Sunday, April 22nd, 2018

Arbitrator rules faculty layoffs justified at USM

Posted on February 08, 2016 in News
By Krysteana Scribner

Economics professor Rachel Bouvier protests with other faculty before a BoT meeting.
Sam Hill
Economics professor Rachel Bouvier protests with other faculty before a BoT meeting.

During the last weekend of January, the arbitrator reviewed last year’s retrenchments at USM and made a final decision about them, claiming that the process did not violate the collective bargaining agreement USM has with the Associated Faculties of the Universities of Maine (AFUM).

“We are terribly sorry that we could not deliver a better result for you,” Susan Feiner, a USM economics professor and president of the USM chapter of AFUM, stated.“We threw everything of this that we have. It was never a slam dunk but we were very clearly outgunned.”

President Glenn Cummings, who sent out an email to the university’s students, faculty and staff on Monday, agrees with the arbitrator’s decision that the retrenchments were financially necessary.

“I know this arbitration decision will have a mixed response within our campus community, but I am hoping, regardless of where you sit on the decision, that you will agree it is time for us as a university to move forward,” Cummings said.

Arbitrator Mark Irvings, who ruled on Saturday that the layoffs followed the contract, ordered the university to pay lost wages and benefits to one professor whose layoffs did not follow legal procedures. This individual was not identified. USM officials also claimed that the cuts were an effort to close a $16 million budget gap. Currently, the university has a budget of $128 million.

The 26 layoffs were a small cog in the machine of ways to cut costs, which ended in the elimination of 51 faculty positions and five academic programs. AFUM decided to challenge the decision to make such changes, which led to the arbitration. Irvings examined both USM’s and the entire system’s finances, and reached his decision on the basis that the administration was aware of the financial situation and was unable to change it without the cuts.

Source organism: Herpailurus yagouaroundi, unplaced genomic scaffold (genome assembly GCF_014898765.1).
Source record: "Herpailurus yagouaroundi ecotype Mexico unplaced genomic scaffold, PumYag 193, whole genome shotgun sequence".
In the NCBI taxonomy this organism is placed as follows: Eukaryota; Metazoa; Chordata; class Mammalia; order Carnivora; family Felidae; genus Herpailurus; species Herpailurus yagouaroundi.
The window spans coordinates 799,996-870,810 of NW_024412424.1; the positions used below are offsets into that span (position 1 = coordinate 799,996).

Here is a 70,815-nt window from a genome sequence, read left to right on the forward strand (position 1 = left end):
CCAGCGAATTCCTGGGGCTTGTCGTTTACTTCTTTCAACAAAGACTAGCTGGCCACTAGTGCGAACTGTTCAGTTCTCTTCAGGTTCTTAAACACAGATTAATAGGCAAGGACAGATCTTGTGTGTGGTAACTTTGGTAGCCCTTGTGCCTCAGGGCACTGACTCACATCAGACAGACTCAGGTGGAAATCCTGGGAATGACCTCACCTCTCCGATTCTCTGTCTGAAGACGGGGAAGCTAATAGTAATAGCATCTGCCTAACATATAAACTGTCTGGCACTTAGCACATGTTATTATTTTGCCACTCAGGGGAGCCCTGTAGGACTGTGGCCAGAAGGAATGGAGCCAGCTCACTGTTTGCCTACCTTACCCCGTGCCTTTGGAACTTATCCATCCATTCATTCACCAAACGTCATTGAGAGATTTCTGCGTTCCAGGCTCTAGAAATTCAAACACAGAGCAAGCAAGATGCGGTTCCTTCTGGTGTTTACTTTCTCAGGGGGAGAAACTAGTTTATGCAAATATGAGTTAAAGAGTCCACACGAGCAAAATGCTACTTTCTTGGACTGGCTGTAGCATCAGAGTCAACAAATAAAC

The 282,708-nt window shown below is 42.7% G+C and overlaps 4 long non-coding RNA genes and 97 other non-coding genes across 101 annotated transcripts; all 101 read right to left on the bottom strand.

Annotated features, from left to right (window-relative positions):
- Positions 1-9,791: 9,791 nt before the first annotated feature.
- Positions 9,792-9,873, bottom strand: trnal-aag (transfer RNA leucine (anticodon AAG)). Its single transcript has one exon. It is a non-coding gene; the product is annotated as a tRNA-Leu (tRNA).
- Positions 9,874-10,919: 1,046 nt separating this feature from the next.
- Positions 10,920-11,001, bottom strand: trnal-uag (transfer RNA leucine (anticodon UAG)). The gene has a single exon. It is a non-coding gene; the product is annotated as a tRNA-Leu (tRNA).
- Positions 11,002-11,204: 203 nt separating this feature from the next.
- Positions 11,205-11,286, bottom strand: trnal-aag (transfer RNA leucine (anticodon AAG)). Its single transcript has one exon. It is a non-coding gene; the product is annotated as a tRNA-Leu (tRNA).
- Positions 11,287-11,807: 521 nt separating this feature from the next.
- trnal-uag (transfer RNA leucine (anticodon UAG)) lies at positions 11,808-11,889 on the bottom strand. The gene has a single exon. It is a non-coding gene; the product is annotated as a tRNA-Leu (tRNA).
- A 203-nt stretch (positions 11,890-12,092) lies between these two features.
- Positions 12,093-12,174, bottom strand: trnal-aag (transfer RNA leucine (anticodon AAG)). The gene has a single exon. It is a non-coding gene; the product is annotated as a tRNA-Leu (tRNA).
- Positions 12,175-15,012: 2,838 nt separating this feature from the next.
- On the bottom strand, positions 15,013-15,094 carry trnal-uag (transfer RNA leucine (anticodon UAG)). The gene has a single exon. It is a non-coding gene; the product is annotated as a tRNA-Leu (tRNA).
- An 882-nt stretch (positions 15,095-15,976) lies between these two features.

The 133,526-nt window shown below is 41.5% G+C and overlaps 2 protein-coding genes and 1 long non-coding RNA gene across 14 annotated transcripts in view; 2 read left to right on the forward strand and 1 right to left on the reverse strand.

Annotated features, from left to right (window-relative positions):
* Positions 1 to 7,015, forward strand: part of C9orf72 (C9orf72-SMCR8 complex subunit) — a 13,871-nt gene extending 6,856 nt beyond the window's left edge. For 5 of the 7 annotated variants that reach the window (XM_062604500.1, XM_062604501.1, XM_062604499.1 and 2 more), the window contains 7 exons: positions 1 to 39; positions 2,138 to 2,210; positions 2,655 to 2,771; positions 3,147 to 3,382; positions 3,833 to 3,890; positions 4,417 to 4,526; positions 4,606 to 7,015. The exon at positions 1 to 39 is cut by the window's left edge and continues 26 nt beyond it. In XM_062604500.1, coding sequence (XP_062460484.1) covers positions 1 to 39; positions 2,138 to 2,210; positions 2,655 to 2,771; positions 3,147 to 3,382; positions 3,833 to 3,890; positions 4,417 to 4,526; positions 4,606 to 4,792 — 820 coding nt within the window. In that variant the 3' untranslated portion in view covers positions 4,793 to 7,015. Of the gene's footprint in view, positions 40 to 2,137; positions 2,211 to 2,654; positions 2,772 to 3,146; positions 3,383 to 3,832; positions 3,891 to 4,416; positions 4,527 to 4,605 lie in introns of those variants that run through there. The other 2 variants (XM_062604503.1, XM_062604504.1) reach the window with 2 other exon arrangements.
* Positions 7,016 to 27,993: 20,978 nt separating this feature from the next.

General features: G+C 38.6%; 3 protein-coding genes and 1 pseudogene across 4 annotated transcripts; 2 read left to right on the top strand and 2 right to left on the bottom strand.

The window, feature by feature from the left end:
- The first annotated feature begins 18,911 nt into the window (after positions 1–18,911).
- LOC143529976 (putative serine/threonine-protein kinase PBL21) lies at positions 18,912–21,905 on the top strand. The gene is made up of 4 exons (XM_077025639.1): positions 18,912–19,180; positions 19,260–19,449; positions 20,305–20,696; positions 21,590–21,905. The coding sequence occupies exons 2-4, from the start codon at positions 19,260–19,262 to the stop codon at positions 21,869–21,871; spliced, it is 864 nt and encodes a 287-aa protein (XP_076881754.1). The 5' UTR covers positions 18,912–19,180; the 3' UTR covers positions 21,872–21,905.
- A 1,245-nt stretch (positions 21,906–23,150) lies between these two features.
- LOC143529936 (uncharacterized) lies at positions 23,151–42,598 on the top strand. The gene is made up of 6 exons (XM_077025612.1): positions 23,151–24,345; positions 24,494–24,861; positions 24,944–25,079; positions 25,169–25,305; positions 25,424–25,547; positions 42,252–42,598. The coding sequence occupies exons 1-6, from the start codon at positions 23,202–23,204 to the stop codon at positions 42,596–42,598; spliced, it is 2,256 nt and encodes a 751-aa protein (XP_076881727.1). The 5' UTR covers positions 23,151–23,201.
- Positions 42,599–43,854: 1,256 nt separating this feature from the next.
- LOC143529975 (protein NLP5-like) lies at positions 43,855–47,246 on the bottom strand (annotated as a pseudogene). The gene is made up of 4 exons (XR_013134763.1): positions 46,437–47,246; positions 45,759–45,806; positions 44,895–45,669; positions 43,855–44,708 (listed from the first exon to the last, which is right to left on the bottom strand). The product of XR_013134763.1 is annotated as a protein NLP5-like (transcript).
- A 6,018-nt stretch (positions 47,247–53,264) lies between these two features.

In the UMaine System, an estimated 500 positions have been eliminated over the past decade, with the most recent changes taking place last year at USM with the cuts of a graduate program in medical sciences, an undergraduate program in French, the American and New England studies graduate program, the geosciences major and the arts and humanities major at Lewiston-Auburn College.

“Reducing the costs at USM, including elimination of a number of faculty positions to better align expenses with the size of the student body, was an unwelcome but a necessary action to balance the budget of the university for the future,” former USM president David Flanagan, who made the cuts, said in an interview with the Portland Press Herald,. “We took great care to treat all affected members of our community as fairly as possible and to follow the terms of the contract with our represented employees to the letter.”

According to the university budget, the system has a current budget of $518 million and uses $7 million in emergency funds despite cutting 206 positions statewide.